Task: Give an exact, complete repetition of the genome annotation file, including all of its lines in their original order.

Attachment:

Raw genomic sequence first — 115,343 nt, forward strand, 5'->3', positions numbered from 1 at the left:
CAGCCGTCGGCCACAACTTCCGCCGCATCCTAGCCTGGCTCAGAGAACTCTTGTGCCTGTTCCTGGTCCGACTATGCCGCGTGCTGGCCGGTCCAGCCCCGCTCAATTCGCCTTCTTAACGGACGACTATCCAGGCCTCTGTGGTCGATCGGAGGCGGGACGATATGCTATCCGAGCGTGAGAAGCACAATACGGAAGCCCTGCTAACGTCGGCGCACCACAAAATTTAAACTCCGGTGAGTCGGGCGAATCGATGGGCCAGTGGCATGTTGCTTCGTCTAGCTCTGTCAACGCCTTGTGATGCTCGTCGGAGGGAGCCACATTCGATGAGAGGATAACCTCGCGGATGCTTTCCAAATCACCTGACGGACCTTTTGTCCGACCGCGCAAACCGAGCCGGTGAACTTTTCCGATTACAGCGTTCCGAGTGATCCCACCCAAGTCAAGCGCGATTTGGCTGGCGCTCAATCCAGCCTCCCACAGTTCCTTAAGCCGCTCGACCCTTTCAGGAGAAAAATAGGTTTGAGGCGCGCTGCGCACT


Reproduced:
Raw genomic sequence first — 115,343 nt, forward strand, 5'->3', positions numbered from 1 at the left:
CAGCCGTCGGCCACAACTTCCGCCGCATCCTAGCCTGGCTCAGAGAACTCTTGTGCCTGTTCCTGGTCCGACTATGCCGCGTGCTGGCCGGTCCAGCCCCGCTCAATTCGCCTTCTTAACGGACGACTATCCAGGCCTCTGTGGTCGATCGGAGGCGGGACGATATGCTATCCGAGCGTGAGAAGCACAATACGGAAGCCCTGCTAACGTCGGCGCACCACAAAATTTAAACTCCGGTGAGTCGGGCGAATCGATGGGCCAGTGGCATGTTGCTTCGTCTAGCTCTGTCAACGCCTTGTGATGCTCGTCGGAGGGAGCCACATTCGATGAGAGGATAACCTCGCGGATGCTTTCCAAATCACCTGACGGACCTTTTGTCCGACCGCGCAAACCGAGCCGGTGAACTTTTCCGATTACAGCGTTCCGAGTGATCCCACCCAAGTCAAGCGCGATTTGGCTGGCGCTCAATCCAGCCTCCCACAGTTCCTTAAGCCGCTCGACCCTTTCAGGAGAAAAATAGGTTTGAGGCGCGCTGCGCACT